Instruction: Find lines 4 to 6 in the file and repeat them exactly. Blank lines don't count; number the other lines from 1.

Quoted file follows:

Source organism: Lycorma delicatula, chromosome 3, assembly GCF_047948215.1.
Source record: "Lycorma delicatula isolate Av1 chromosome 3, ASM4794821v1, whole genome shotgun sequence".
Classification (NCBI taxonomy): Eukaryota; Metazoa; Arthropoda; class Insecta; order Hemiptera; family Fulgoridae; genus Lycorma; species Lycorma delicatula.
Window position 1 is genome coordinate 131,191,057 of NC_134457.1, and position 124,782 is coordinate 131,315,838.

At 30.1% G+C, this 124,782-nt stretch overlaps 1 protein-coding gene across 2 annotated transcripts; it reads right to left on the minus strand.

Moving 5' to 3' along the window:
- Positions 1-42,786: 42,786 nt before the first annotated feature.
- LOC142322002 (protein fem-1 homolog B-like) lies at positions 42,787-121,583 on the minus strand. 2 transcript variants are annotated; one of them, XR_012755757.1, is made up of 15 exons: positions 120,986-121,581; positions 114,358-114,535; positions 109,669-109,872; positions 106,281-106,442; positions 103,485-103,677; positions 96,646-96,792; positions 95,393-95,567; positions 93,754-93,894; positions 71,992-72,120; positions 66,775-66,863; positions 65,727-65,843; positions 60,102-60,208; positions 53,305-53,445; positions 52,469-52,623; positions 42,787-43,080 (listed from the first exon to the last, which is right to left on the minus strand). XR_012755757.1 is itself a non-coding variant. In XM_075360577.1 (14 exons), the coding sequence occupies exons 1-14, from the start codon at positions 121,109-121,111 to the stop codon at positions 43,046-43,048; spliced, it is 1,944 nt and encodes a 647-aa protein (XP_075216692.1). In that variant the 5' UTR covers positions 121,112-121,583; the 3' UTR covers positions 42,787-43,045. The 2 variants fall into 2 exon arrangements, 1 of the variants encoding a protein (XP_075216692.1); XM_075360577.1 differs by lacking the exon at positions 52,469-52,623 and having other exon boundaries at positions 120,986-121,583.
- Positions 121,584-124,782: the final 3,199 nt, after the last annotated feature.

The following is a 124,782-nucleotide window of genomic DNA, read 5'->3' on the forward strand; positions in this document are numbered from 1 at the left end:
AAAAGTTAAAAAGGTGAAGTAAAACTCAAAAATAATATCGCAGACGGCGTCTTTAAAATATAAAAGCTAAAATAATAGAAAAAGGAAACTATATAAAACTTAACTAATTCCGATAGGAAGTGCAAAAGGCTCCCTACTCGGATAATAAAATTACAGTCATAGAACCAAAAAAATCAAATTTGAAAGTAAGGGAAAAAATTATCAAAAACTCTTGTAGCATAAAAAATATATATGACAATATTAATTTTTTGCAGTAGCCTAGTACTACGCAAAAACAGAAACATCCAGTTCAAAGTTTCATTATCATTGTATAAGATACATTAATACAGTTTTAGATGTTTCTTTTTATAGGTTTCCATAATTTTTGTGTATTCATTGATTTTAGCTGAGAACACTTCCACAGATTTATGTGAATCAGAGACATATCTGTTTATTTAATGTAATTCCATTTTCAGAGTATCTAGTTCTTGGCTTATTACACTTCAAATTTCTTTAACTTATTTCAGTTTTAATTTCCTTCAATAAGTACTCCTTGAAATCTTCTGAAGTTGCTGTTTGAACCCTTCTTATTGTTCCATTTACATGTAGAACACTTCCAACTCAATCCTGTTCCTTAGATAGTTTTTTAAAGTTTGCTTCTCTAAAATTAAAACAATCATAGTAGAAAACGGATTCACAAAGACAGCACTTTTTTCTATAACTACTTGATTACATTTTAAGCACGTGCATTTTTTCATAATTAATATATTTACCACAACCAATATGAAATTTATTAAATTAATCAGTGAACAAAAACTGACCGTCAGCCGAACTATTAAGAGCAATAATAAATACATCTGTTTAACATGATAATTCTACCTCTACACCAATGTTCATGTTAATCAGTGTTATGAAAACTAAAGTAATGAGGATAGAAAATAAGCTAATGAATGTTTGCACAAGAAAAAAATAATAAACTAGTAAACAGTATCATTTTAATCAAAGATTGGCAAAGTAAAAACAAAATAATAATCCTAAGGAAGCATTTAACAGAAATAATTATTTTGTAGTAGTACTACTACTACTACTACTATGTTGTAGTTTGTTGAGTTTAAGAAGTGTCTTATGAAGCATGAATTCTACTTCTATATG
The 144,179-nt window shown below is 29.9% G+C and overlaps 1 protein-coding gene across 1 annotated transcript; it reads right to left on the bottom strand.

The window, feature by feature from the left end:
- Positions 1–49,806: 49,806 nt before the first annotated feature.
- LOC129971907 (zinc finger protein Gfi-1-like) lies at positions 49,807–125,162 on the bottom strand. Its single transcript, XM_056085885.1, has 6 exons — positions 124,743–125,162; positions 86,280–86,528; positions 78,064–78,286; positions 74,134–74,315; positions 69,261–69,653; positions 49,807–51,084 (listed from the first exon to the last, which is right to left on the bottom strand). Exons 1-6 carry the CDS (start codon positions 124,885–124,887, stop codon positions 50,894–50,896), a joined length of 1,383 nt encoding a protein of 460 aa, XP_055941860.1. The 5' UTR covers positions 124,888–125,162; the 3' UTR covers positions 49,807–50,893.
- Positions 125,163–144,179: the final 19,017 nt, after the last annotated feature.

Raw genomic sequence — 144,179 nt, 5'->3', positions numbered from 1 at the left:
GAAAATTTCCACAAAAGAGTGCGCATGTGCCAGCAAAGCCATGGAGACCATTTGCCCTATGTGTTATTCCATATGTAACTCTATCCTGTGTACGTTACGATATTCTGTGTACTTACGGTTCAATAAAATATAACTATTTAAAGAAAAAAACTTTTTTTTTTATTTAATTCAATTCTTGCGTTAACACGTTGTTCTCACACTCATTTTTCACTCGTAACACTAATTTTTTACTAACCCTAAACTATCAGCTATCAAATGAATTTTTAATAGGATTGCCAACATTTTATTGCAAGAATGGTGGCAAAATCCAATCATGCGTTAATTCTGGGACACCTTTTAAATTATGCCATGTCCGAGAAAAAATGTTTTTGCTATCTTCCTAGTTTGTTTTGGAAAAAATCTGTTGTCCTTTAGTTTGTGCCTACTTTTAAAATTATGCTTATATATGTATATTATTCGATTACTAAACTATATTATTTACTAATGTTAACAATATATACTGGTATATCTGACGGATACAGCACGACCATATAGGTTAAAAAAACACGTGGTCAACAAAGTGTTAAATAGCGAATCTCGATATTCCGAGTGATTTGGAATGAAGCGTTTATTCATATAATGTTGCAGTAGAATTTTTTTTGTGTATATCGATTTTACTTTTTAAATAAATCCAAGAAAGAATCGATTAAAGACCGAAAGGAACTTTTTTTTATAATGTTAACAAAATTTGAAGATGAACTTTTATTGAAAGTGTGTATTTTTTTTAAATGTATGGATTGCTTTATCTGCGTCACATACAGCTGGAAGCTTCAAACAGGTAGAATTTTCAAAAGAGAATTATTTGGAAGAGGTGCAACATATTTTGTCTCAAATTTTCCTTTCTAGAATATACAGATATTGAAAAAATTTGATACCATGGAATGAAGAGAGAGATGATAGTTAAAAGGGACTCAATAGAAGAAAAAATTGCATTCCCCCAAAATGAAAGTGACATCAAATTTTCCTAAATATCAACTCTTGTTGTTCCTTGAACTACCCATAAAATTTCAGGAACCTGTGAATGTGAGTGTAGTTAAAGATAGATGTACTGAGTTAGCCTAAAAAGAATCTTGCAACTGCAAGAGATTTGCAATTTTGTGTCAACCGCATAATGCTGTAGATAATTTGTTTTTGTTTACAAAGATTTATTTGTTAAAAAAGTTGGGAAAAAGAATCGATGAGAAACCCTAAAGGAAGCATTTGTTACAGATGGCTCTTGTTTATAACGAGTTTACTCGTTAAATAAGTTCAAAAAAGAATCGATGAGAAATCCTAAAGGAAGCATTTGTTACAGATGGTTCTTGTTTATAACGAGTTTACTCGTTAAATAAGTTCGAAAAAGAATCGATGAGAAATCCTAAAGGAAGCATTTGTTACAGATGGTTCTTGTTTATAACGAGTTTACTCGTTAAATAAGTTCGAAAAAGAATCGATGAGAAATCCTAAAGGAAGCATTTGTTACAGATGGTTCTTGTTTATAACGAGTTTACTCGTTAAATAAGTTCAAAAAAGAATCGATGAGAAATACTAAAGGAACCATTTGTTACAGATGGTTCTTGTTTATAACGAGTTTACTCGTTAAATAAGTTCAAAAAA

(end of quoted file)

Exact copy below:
Window position 1 is genome coordinate 131,191,057 of NC_134457.1, and position 124,782 is coordinate 131,315,838.

At 30.1% G+C, this 124,782-nt stretch overlaps 1 protein-coding gene across 2 annotated transcripts; it reads right to left on the minus strand.

Moving 5' to 3' along the window: